I have a simple
main() function that processes a huge amount of data. Since I have an 8-Core machine with lots of ram I was suggested to use the
multiprocessing module of python to accelerate the processing. Each subprocess will take about 18 hours to finish.
Long story short, I have doubts that I understood the behaviour of the
multiprocessing module correctly.
I somehow start the different subprocesses like this:
def main(): data = huge_amount_of_data(). pool = multiprocessing.Pool(processes=cpu_cores) # cpu_cores is set to 8, since my cpu has 8 cores. pool.map(start_process, data_chunk) # data_chunk is a subset data.
I understand that starting this script is a process of its own, namely the main process that finishes after all the subprocesses are finished. Obviously the Main process does not eat much resources, since it will only prepare the data at first and spawn the subprocesses. Will it use a core for its own, too? Meaning will only be able to start 7 subprocesses instead of the 8 I liked to start above?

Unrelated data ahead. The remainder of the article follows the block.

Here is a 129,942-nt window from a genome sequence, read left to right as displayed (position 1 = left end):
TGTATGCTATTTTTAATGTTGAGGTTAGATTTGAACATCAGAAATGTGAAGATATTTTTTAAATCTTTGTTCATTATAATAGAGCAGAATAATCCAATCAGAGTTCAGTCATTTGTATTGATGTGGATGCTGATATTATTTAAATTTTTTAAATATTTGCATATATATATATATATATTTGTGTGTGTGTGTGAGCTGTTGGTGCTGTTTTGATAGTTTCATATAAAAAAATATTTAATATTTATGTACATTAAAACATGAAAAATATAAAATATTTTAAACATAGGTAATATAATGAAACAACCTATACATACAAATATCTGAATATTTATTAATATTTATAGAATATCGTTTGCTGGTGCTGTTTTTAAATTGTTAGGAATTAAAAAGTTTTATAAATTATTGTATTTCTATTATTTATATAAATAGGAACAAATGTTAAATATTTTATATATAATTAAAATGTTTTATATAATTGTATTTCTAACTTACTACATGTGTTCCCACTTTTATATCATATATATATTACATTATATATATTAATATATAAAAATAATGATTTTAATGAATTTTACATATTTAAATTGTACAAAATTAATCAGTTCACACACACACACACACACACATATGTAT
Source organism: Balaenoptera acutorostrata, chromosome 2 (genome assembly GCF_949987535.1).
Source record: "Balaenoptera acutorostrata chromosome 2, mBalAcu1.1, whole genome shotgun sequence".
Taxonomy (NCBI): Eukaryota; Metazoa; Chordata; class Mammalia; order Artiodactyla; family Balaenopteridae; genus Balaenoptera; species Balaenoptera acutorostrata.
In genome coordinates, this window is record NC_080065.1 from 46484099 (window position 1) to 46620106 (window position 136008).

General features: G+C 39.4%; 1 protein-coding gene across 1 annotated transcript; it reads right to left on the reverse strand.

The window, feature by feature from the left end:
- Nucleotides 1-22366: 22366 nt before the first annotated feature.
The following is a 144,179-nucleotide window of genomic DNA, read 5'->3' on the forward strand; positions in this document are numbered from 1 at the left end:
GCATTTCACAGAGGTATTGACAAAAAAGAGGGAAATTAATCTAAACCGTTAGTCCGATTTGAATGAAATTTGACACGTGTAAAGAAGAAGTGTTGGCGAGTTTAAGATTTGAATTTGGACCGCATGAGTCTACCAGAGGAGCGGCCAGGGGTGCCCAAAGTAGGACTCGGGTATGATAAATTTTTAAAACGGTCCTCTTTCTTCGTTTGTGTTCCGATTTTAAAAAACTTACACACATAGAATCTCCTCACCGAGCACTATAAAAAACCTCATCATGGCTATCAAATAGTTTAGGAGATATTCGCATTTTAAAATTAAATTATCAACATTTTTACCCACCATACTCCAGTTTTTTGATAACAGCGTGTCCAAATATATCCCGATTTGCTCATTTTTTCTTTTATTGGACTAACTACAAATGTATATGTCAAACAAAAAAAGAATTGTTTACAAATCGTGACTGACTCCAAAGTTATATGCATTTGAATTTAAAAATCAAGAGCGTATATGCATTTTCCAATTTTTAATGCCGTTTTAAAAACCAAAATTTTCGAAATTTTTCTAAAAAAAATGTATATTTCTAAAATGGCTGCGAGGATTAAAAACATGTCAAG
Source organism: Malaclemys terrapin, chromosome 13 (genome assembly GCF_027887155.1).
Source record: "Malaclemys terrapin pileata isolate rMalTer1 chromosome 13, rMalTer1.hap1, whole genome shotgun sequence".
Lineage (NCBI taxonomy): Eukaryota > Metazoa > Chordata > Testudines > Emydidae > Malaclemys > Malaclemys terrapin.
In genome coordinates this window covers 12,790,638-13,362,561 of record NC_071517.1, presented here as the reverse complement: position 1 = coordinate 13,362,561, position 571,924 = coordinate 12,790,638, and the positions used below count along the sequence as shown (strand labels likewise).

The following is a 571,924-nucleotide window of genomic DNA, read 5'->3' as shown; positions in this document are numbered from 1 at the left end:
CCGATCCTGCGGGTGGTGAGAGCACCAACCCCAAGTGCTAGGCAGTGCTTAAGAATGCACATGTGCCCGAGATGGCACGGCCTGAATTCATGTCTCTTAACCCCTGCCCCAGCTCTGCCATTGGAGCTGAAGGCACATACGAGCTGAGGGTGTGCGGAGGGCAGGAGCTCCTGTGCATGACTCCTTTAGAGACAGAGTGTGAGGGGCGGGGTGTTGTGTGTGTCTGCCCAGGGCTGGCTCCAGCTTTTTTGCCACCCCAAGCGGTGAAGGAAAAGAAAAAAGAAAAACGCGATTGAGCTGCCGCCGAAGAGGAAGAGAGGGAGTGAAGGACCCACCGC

The core question is: Can I spawn 8 subprocesses and be sure, that they will work correctly parallel to each other?
By the way, the subprocesses do not interact in any way with each other and when they are finished, they each generate an sqlite database file where they store the results. So even the result_storage is handled separately.
What I want to avoide, is that I spawn a process who will hinder the others to run at full speed. I need the code to terminate in the aproximated 16 hours and not in double of the time, because I have more processes then cores. :-)
Thanks for any enlightening!